Section 12 of the Specific Relief Act, 1963 Must Be Construed Purposively: Supreme Court

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The specific performance of a contract is governed by the Specific Relief Act, 1963, and the Court is bound to apply its provisions purposively and in a meaningful manner. In the present case, upholding the sale deed between the proforma respondent and the Appellant, the Trial Court ordered the specific part performance of a subsequent agreement under Section 12.  

Brief Facts

The Appellant, a vendor purchased land of 300 sq. yd. After 10 days, the Appellant entered into an oral agreement with the proforma Respondent for sale of 100 sq. yd. A total consideration of Rs. 3000/- was agreed upon and Rs. 2500/- was paid. The Appellant claims that possession of the land was given to the Respondent. Thereafter, a written agreement was entered upon payment of balance consideration. 

The Appellant (“vendor”) then entered into an agreement with the Respondent, D. Sarla (“vendee”) for sale of the same land for Rs. 75,000/-. The Appellant also informed the vendee about the oral agreement and the delivery of possession of 100 sq. yd. The vendor alleges that she requested the vendee to incorporate in the agreement about the earlier agreement with the proforma respondent. The vendee also informed that she would get the earlier agreement cancelled.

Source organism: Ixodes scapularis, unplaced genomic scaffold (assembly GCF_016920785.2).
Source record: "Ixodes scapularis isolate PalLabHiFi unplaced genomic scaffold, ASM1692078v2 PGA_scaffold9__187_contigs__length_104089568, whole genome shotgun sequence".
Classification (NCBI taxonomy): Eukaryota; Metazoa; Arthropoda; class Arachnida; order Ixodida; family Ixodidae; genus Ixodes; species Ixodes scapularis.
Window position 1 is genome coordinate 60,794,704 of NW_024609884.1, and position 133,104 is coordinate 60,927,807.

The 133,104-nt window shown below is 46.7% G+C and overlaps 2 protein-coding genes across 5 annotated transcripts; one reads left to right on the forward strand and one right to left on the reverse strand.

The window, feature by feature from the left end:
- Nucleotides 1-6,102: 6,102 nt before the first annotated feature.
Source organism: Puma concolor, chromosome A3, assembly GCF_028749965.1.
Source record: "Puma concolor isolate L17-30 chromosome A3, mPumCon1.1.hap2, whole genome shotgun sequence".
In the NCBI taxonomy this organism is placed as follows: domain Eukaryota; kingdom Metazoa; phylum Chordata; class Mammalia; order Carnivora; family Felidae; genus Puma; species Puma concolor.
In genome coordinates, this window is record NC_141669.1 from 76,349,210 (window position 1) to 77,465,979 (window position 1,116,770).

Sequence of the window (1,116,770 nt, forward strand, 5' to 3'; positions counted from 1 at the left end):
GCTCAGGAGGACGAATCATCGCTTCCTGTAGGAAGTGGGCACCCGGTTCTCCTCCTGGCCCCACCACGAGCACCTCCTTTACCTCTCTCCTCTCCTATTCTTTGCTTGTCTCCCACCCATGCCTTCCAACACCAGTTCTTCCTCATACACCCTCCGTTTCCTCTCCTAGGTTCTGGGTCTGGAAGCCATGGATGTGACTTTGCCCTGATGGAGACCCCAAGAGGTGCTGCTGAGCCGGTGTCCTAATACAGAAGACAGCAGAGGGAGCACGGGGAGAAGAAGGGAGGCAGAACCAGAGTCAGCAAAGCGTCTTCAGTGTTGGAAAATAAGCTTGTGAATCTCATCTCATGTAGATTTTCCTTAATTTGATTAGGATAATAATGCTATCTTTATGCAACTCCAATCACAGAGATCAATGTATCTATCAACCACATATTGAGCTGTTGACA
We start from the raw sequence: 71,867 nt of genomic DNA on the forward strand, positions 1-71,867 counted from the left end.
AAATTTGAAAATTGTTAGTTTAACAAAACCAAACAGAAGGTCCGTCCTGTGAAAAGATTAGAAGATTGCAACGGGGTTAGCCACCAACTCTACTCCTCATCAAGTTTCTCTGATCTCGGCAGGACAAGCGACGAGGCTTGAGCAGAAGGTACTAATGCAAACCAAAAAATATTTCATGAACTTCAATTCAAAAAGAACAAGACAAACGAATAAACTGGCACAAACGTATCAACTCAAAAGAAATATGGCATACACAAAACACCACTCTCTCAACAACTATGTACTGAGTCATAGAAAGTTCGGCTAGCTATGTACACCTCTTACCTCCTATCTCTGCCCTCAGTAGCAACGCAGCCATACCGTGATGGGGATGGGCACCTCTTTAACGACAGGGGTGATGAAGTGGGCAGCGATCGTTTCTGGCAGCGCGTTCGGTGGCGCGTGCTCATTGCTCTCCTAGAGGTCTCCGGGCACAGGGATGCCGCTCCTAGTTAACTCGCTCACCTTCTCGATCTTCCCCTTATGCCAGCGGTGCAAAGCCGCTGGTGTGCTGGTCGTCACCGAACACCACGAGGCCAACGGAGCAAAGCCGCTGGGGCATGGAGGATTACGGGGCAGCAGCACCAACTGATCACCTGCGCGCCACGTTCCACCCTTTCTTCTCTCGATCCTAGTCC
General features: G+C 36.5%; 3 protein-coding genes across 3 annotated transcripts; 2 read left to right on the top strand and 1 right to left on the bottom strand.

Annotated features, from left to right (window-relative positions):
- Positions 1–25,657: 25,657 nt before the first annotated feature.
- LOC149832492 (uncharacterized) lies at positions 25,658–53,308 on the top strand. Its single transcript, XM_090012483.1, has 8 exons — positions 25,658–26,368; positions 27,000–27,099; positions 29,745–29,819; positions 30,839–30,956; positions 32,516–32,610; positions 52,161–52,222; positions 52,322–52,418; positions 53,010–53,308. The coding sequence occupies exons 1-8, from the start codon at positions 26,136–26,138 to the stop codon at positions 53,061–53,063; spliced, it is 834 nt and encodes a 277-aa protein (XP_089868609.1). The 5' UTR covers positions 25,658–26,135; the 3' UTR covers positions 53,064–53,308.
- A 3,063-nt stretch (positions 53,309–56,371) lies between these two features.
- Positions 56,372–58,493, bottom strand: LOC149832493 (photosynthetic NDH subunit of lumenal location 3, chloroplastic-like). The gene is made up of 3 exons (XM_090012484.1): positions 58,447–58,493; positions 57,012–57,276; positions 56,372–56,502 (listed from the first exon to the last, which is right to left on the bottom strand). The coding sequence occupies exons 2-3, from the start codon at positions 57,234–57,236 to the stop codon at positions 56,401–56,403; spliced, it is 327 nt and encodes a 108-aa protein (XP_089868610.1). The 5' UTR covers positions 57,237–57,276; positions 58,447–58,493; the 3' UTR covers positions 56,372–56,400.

The proforma Respondent filed a suit seeking a decree of perpetual injunction restraining Vendee from interfering with his possession over 100 sq. yd. The vendee also filed a suit to declare the agreement between the Appellant and the proforma Respondent void and null. The vendee also filed a suit for the specific performance of the agreement between the Appellant and herself. All these matters were clubbed and heard together. 

The trial court vide common judgment allowed the suit for specific performance in part. It was held that the vendee was entitled to seek specific performance only to the extent of 200q. yd. Additionally, the vendee’s suit against proforma Respondent was dismissed for non-joinder of the Appellant. Since the sale of land was only to the extent of 200 sq. yd. the trial court ordered payment of Rs. 50,000/-. Cross appeals were filed before the High Court. The High Court dismissed all the appeals vide common judgment. Hence, the present appeal before the Supreme Court. 

Appellant’s (Vendor’s) Arguments

It was submitted for the vendor that the agreement between the vendor and the proforma Respondent was liable to be cancelled for making default in payment. With respect to the second agreement between the vendee and the vendor, it was submitted that the execution of the same was contingent upon cancellation of an earlier agreement between the vendor and the proforma Respondent. Furthermore, the second agreement was a composite agreement, that is, it involved a sale of 300 sq. yd. Hence, there exists no scope for sale of 200 sq. yd. 

The suit for specific performance was contended to be not maintainable on the ground that the vendee was not ready to pay the balance sale consideration. Also, the reason being that the Appellant did not have 300 sq. yd.

Respondent’s (Vendee’s) Arguments

It has been submitted that the specific performance of the second agreement should have been granted in its entirety. Additionally, it was contended that the sale agreement between the vendor and the proforma Respondent was not genuine. With respect to the readiness of the vendee to pay sale consideration, it was submitted that advance payment of Rs. 40,000/- reveals the willingness of the vendee to perform the agreement.